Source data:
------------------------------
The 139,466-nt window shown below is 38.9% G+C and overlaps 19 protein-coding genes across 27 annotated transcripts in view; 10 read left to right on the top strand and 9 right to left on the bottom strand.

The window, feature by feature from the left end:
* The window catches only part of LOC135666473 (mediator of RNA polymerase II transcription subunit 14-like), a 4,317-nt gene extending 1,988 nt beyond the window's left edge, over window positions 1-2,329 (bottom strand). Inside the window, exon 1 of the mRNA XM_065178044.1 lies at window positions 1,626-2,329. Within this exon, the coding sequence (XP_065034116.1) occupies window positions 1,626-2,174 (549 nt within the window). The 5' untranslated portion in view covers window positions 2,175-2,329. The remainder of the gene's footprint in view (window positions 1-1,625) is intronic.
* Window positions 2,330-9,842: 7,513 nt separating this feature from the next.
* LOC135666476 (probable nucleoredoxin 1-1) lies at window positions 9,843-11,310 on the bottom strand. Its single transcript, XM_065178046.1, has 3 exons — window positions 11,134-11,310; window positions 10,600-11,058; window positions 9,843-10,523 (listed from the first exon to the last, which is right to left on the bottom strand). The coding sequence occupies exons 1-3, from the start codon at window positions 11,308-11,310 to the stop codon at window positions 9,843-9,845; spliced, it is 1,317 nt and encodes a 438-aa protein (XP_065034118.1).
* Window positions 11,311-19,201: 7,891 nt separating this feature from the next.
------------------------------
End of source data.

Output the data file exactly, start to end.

The 139,466-nt window shown below is 38.9% G+C and overlaps 19 protein-coding genes across 27 annotated transcripts in view; 10 read left to right on the top strand and 9 right to left on the bottom strand.

The window, feature by feature from the left end:
* The window catches only part of LOC135666473 (mediator of RNA polymerase II transcription subunit 14-like), a 4,317-nt gene extending 1,988 nt beyond the window's left edge, over window positions 1-2,329 (bottom strand). Inside the window, exon 1 of the mRNA XM_065178044.1 lies at window positions 1,626-2,329. Within this exon, the coding sequence (XP_065034116.1) occupies window positions 1,626-2,174 (549 nt within the window). The 5' untranslated portion in view covers window positions 2,175-2,329. The remainder of the gene's footprint in view (window positions 1-1,625) is intronic.
* Window positions 2,330-9,842: 7,513 nt separating this feature from the next.
* LOC135666476 (probable nucleoredoxin 1-1) lies at window positions 9,843-11,310 on the bottom strand. Its single transcript, XM_065178046.1, has 3 exons — window positions 11,134-11,310; window positions 10,600-11,058; window positions 9,843-10,523 (listed from the first exon to the last, which is right to left on the bottom strand). The coding sequence occupies exons 1-3, from the start codon at window positions 11,308-11,310 to the stop codon at window positions 9,843-9,845; spliced, it is 1,317 nt and encodes a 438-aa protein (XP_065034118.1).
* Window positions 11,311-19,201: 7,891 nt separating this feature from the next.